Given the current global Covid-19 storm sweeping the world, Kenyan consumer confidence for quarter 2, 2020, was unsurprisingly down 11 points to 88 – a significant drop from what we have seen in the past for Kenya, according to the latest Nielsen Consumer Confidence Index (CCI) survey for quarter 2, 2020.
Nielsen East Africa MD Faith Wanderi comments: “Before the Covid-19 lockdown Kenyan food inflation rose from 1.1 per cent in quarter one of 2019 to 10.6 percent in quarter one of 20 20, with sharp declines in household spending in March and April 2020.
The implementation of certain lockdown measures, with restrictions on road, rail and air movement, aimed at curtailing the spread of the Covid-19 pandemic, has undoubtedly had a significant impact on consumer sentiment.”
Evidence of this seen in the Quarter 2, 2020 CCI results is that immediate spending intentions declined, with only 15 per cent of Kenyans saying now is a good or excellent time to purchase what they need or want – down from the previous quarter’s 24%. Kenyan outlook around their personal finances for the next year has also seen a substantial 20-point drop to 34% and only a quarter of consumers have a favourable view of their job prospects in the coming year, down by 11 points compared to the previous quarter.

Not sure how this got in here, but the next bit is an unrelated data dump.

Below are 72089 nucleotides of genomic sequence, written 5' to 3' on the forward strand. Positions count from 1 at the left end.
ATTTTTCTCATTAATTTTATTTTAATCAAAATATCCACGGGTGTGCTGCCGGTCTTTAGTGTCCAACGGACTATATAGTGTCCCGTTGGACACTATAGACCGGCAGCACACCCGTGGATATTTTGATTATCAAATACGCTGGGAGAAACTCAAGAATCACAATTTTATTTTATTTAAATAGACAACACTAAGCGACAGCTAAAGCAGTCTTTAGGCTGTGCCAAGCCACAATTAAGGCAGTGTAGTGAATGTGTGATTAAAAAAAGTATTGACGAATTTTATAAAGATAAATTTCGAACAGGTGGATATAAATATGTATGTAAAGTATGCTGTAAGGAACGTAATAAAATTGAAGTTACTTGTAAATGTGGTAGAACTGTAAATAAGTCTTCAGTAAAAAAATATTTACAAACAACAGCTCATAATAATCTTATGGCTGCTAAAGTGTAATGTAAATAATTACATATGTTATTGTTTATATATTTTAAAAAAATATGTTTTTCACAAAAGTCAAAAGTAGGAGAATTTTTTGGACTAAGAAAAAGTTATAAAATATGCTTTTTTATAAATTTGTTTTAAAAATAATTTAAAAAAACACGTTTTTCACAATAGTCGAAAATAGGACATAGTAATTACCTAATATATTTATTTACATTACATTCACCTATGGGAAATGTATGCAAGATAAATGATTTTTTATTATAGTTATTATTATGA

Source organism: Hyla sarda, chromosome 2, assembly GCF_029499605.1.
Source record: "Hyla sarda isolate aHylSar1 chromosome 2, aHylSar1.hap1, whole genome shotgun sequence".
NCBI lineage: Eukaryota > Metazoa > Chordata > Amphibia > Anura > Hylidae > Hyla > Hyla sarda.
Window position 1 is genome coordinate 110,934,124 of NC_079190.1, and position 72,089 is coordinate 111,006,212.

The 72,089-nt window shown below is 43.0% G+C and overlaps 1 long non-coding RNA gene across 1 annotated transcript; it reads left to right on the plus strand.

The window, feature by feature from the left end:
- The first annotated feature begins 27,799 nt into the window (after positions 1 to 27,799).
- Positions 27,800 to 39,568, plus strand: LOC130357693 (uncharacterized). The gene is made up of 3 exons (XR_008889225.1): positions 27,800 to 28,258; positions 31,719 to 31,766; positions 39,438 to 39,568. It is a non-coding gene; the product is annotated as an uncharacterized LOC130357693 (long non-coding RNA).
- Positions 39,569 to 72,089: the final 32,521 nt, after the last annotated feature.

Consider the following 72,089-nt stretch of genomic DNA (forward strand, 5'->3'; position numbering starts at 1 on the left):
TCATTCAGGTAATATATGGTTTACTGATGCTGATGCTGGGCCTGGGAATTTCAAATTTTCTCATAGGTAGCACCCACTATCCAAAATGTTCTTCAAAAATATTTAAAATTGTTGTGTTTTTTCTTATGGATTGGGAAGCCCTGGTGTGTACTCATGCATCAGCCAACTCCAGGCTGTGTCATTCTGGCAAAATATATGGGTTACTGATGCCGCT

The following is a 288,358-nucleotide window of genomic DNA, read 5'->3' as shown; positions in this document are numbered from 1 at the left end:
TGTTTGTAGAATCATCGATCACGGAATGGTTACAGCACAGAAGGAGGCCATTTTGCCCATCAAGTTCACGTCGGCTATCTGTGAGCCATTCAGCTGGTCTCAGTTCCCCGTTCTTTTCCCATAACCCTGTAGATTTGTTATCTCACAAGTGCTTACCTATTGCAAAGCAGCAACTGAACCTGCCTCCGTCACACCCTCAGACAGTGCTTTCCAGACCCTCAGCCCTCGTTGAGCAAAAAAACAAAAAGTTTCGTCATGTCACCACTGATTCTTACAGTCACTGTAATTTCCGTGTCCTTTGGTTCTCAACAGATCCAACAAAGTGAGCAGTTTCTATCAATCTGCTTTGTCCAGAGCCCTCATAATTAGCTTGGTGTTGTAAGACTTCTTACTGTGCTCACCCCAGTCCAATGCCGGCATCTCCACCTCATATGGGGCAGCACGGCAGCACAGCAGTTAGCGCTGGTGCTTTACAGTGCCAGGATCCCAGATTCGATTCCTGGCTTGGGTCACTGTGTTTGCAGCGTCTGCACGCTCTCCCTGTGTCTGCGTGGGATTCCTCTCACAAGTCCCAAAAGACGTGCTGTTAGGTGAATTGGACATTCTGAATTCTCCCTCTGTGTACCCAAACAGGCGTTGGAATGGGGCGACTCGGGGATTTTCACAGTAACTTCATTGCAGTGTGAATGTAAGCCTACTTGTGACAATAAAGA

In terms of disposable income, 20% of Kenyans say they have spare cash, down by 7% from the previous quarter.
Once they meet their essential living expenses, the highest number say they spend spare cash on home improvements (79%), followed by putting it into savings and investing in shares and mutual funds (both at 67%). However, we have seen a significant drop of 13% for those who would put spare cash into savings compared to the previous quarter. The current environment has also caused Kenyans to tighten their financial belt with 65% saying they have changed their spending to save on household expenses compared to this time last year, up from the 58% recorded in the previous quarter.
The top action they have taken to achieve savings is delaying the replacement of major household items (68%) followed by looking for better deals on loans/insurance/credit cards (62%), spending less on new clothes (57%) and cutting back on out-of-home entertainment (55%).
Looking to the future, by far the biggest concern of Kenyans over the next 12 months is increasing food prices followed by work/life balance and the economy. Elaborating on the overall Kenyan CCI results, Wanderi says, “As consumers spend more time under the pandemic induced restrictions, we have seen consumers adopt new behaviours, many of which we can expect will continue even post the pandemic. Manufacturers and retailers will need to adopt a range of agile and innovative responses that meet the new shopper reality amidst this sea of consumer change.”